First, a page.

About a month ago I received a hundred or so Cariblatta lutea. From previous experience with small Blattellids I set them up with the appropriate substrate and leaf litter but I made sure they were a little on the crowded side. Now I have hundreds of nymphs though most of the adults have died. If these nymphs continue to grow that would make this the first successful culture of less than one centimeter Blattellids that I have ever kept. The only problem I'm seeing so far is that the nymphs can climb and seem to get stuck in the Vaseline on the sides of the container, but since this container is also escape proof I just wiped off all the Vaseline. We'll see how much of a hell it is to get in there for tank maintenance but I feel that it will be worth it. I will be trying a similar set-up with hopefully as many E. pallidus in a few weeks.

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Blaberidae sp. "Kenya" (Little Kenyan Roach) include as " Micro " ? I bought a colony from Kyle which are doing great !! I haven't really done anything special ... so far they are thriving. These are probably one of my favorite roaches in my collection. I'm still very new at the roach hobby so forgive me if " Kenya " doesn't include as " micro blatta " ..... thanks

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Those are certainly the smallest roach in culture but for some reason the culture took very quickly and easily. I guess they could be considered "microblatta" but I think that term refers more to the tiny, quick Blattellids that are common in many places but have proven difficult to culture.

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Great update fellas.

My last few tiny blattids have died or just disintegrated into there enclosure. They are not too hard to find in low lands "soil under water" in spanish moss or native bromeliads. I have finally said too hell with it....When I get more time and resources I will try again.

PS I kept that group with the bromeliad and just sat it inside the tank.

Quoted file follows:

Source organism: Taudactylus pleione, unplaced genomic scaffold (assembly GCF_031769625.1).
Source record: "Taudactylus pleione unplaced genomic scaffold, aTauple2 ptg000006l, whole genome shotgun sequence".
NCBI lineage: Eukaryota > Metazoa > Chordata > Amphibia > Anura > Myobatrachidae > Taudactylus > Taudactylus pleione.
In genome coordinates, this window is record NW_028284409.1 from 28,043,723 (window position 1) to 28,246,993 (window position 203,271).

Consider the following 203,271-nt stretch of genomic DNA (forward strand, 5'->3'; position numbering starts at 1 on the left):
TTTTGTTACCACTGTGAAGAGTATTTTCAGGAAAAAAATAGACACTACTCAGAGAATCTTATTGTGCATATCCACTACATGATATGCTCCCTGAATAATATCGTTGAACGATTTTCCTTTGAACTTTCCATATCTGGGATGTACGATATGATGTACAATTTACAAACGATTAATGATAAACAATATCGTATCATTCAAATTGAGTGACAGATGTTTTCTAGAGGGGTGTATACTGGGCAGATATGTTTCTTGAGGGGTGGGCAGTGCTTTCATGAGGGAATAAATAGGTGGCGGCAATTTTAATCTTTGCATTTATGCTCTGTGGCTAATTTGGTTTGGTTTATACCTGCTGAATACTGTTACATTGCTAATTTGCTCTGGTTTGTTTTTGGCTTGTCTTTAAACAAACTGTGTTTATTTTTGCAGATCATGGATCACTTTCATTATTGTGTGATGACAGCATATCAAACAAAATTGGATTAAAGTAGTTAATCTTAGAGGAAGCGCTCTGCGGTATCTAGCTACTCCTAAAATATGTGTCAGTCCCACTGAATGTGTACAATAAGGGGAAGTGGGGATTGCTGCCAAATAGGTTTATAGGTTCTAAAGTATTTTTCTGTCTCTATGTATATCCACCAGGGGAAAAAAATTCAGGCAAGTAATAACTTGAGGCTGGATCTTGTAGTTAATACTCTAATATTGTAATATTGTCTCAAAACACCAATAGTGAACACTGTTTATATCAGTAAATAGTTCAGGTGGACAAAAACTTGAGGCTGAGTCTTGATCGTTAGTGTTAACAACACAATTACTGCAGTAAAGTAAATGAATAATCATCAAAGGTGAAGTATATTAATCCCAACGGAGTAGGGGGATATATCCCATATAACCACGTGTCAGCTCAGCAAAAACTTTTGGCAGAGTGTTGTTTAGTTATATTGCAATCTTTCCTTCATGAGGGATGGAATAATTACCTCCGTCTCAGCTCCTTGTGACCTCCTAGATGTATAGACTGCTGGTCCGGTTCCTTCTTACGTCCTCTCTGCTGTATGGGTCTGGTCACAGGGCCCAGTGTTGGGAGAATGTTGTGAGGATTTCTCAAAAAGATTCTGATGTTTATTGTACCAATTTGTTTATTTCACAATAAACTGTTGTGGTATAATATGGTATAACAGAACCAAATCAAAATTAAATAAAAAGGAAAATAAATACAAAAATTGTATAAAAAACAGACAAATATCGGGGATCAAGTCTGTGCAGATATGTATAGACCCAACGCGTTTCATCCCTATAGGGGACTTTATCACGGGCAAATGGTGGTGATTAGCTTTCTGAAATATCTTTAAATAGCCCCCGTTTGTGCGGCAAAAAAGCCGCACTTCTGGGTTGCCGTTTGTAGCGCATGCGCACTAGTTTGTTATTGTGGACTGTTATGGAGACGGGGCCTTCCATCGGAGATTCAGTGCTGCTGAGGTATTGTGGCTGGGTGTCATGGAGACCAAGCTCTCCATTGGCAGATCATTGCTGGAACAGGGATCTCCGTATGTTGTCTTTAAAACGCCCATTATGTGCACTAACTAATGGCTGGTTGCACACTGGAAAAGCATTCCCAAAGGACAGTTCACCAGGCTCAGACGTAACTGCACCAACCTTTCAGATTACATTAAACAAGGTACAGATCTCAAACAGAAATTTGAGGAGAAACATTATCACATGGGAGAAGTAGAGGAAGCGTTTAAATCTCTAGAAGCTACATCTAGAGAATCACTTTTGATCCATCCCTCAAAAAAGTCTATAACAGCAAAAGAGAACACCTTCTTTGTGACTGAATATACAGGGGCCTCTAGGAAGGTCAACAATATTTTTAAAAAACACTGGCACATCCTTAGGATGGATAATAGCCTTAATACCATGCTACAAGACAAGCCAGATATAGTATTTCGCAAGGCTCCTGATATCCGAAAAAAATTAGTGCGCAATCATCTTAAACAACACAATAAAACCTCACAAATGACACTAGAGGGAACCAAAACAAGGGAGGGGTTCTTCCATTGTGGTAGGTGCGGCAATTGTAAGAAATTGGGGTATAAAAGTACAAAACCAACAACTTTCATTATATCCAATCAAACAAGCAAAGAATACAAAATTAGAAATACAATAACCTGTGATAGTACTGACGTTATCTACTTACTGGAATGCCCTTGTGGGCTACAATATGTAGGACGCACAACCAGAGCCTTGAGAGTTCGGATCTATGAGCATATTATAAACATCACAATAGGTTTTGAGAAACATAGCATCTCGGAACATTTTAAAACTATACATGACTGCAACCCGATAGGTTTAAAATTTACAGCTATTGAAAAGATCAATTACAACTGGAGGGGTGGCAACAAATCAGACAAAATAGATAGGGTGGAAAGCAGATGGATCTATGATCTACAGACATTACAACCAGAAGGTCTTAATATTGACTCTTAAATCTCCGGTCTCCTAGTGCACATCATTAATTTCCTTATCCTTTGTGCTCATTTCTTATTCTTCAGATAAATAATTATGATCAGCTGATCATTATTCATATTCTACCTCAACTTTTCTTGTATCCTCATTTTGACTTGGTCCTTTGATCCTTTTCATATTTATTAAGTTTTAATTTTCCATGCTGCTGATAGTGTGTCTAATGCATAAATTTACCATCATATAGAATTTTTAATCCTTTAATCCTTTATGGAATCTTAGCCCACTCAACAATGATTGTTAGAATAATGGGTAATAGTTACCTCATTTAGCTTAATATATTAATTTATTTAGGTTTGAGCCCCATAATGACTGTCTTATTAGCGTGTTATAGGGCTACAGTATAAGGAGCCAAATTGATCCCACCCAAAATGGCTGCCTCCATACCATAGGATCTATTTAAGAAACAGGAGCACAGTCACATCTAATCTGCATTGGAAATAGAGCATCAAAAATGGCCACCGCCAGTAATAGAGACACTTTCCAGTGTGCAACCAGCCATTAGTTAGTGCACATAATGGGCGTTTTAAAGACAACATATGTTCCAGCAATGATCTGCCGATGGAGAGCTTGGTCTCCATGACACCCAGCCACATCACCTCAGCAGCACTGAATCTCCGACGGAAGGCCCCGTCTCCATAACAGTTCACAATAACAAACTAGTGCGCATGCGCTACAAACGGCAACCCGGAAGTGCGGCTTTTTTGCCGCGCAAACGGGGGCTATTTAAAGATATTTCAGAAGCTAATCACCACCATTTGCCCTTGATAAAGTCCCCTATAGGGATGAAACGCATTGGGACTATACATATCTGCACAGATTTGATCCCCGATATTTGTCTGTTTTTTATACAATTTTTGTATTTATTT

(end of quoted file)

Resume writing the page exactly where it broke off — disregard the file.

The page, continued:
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Its funny to think there are guys all around the world thinking "damn i cant get this tiny and absolutly useless cucaracha to breed!"

For what its worth I think of them as little tiny easily dehydrated bags of water. The day its too dry they shrivel up and die. Yet I find these roaches sometimes on flowers or underside of leaves during a summer or spring day. But in winter they are nowhere to be found.

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Good news!

All of my "microblatta" that I have brought back from Florida (C. lutea and two unidentifed species) have successfully produced babies! Time will tell if they will grow and mature correctly in their set-ups!

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  • 2 years later...

Going to resurrect this thread just to see how things have gone? I'm sure there have been advances in knowledge in this particular area of keeping since the last posts!

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Well a few small natives have been bred successfully, but for the most part these guys are still a huge pain to try to breed.

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Yeah I figured as much. Be nice if they were easier to keep. I've been thinking of trying a couple of these species, but would like as much info as I can get before jumping in.

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Well it really depends on the species, some like it dryer, some like it moist. Some may have to be kept separate as nymphs. They all have their own care needs.

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Geez, I didn't realize it could end up being that specific (other then some needing to be kept moist, others dry, etc.). The two species I was looking into getting were B. asahinai and B. nipponica, which seem to be two of the easiest to start with.

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  • 11 months later...